how do ductless air conditioners workDuctless air conditioners don’t rely on vents. They cool rooms directly. Also known as mini-splits or wall-mounted cooling systems, they operate on the same principle as central air conditioners, circulating refrigerant through a series of coils to absorb and expel heat. The only difference is that ductless systems split these functions between two units. One soaks up heat. The other expels it. For anyone interested in upgrading their AC, but still wondering “How do ductless air conditioners work?” it’s time you discovered what makes these systems so popular.

How Air Conditioners Work

All air conditioners are divided into a cold side and a warm side. As refrigerant enters the cold side, it passes through the evaporator valve, which converts the liquid refrigerant into a gas. This is an endothermic reaction, which lowers its temperature so it can absorb heat. As the refrigerant travels through the evaporator coils, a fan blows air over them, chilling the air before releasing it back into your home.

Any moisture in the air turns into water as soon as it makes contact with the coils, the way condensation forms on a cold glass on a hot day. The water is collected by a drain connected to your pipes or gutter system. Once the refrigerant has finished looping through the evaporator coils, it’s drawn into the condenser, which converts it back into liquid, an exothermic process, which raises its temperature.

Then the warm liquid loops through the condenser coils (the warm side), which uses a fan to dispel the heat absorbed on the cold side. As the warm air is exhausted outdoors, the refrigerant is drawn back to the evaporator valve, to start the cycle over again.

How Ductless Air Conditioners Work

This process is the same in both central and ductless air conditioners. Except that in a ductless air conditioner, the evaporator coils are located inside your home, while the condenser coils are located outside. Each unit is self-contained, with its own fan and piping, connected by electrical wiring and refrigerant tubing.

Rather than circulating air throughout the entire house, the indoor unit circulates cold air in a single room. The evaporator coils and blower fan are housed in a modular case mounted to your wall. Air is drawn in through the top and channeled out through the bottom. The condenser coils are housed in a narrow cabinet outside. Refrigerant is passed back and forth through a three-inch hole in the wall, while a drain removes condensation.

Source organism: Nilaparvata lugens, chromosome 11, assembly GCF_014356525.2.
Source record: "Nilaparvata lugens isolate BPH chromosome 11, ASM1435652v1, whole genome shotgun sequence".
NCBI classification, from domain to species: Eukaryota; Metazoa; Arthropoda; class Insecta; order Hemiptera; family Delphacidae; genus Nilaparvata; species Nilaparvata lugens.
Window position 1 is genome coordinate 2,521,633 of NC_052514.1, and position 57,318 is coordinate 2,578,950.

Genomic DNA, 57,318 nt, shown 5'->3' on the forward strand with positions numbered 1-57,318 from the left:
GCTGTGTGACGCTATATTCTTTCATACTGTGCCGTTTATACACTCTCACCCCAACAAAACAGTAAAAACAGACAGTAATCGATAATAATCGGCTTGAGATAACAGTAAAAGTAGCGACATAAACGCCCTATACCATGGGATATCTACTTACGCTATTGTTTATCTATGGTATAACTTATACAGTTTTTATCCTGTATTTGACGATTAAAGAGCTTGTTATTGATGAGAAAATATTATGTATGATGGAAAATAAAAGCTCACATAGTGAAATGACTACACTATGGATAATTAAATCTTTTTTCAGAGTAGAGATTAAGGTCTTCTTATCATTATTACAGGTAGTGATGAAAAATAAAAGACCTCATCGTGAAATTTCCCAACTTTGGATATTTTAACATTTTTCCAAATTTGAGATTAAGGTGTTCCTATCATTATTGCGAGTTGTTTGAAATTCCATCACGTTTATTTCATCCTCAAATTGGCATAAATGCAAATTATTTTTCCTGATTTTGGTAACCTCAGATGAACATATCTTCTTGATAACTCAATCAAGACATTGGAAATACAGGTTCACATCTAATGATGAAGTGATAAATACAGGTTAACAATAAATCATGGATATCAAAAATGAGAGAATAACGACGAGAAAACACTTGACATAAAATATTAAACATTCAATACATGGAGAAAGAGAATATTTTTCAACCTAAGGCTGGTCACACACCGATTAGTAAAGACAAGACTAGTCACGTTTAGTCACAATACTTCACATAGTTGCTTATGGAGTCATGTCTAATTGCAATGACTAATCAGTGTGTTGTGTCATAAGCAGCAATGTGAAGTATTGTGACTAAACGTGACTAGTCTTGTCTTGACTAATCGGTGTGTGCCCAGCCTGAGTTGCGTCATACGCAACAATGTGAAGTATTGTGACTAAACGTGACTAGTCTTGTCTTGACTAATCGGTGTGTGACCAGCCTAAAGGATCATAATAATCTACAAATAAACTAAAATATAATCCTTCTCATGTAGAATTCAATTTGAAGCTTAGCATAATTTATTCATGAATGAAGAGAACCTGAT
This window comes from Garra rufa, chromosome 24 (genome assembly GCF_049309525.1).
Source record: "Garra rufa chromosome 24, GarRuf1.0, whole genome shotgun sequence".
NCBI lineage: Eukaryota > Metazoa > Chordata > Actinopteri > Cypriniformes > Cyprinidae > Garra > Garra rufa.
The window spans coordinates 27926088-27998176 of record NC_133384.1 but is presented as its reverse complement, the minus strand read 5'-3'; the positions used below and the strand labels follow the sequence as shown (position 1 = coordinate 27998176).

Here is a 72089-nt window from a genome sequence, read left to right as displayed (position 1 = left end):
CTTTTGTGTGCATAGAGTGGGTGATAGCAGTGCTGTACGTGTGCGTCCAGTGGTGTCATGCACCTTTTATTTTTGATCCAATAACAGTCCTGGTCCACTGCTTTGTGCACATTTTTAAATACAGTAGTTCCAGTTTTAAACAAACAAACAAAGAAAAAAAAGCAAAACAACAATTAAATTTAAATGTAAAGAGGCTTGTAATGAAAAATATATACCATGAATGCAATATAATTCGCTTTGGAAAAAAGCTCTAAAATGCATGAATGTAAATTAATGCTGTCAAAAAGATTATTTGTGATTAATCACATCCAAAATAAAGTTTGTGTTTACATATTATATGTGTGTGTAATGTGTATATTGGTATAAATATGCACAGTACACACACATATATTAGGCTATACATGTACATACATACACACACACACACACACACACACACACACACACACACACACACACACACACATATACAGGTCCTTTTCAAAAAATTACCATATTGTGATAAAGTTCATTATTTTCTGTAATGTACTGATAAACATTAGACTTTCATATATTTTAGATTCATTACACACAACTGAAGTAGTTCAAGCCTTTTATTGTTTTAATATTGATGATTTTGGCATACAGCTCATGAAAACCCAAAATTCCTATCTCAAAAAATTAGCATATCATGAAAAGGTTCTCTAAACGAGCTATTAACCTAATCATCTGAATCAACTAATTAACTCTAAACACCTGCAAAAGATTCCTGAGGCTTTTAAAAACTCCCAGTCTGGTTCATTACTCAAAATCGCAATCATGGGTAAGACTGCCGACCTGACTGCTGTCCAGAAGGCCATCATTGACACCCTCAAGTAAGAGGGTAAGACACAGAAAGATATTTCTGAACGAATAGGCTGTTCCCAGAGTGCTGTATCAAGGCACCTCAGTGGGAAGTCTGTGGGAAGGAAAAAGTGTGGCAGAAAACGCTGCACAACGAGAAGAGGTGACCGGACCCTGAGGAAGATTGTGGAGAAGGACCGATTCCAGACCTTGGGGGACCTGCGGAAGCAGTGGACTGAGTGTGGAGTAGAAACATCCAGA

Ductless air conditioning offers several advantages over central air conditioning, which is why it’s become such a common sight in so many homes across America. Switching to a mini-split offers better:

  • Efficiency. Central AC systems generally lose 20-30 percent of their energy transporting cool air through your ventilation shafts. But because mini-split systems deliver cold air directly where it’s needed, they don’t suffer any significant energy loss.
  • Noise Reduction. Long refrigerant lines let you place outdoor compressors far from your house, away from gathering spots like decks, patios, pools, and fire pits, for some much needed peace and quiet.
  • Installation Costs. No ducts mean contractors don’t have to cut through walls or ceilings to set up your air conditioning. All they need to do is drill a small hole and mount the unit to the wall. And because the indoor unit is powered by the compressor outside, there’s no additional wiring required either.
  • Flexibility. Ductless air conditioners are zone cooling systems. Rather than cool your entire home, they focus their energy on specific areas, with a separate unit and thermostat. Zone cooling is not only more efficient. It also creates customized climate control, allowing you to adjust the temperature in each room individually. 


For homes without ductwork, mini-split systems are the cheaper choice. However, if your house is already equipped with vents and conduits, then hooking up a central AC system is generally less expensive than installing a ductless one. But if you can afford the higher up-front costs, you’ll wind up saving more in the long run due to lower energy bills.

And while outdoor compressors can be placed in out-of-way locations, the same isn’t true of the indoor units. They have to be placed prominently on the wall or ceiling, making them a bit of an eyesore to some people, even though modern designs are as small and sleek as possible.

Protecting Your Cooling System

Air conditioners often break when you need them most. Don’t let a busted AC throw your home and finances into chaos. Protect yourself with a HomesentialTM warranty. We cover all the major components in your cooling system, including the compressor, fan motor, and condenser coils ‒ so you don’t pay a dime to have them repaired. We handle everything, including the contractor. There are no deductibles or service fees. You pay only a low monthly premium, less than $25, for complete protection and peace of mind. Sign up today!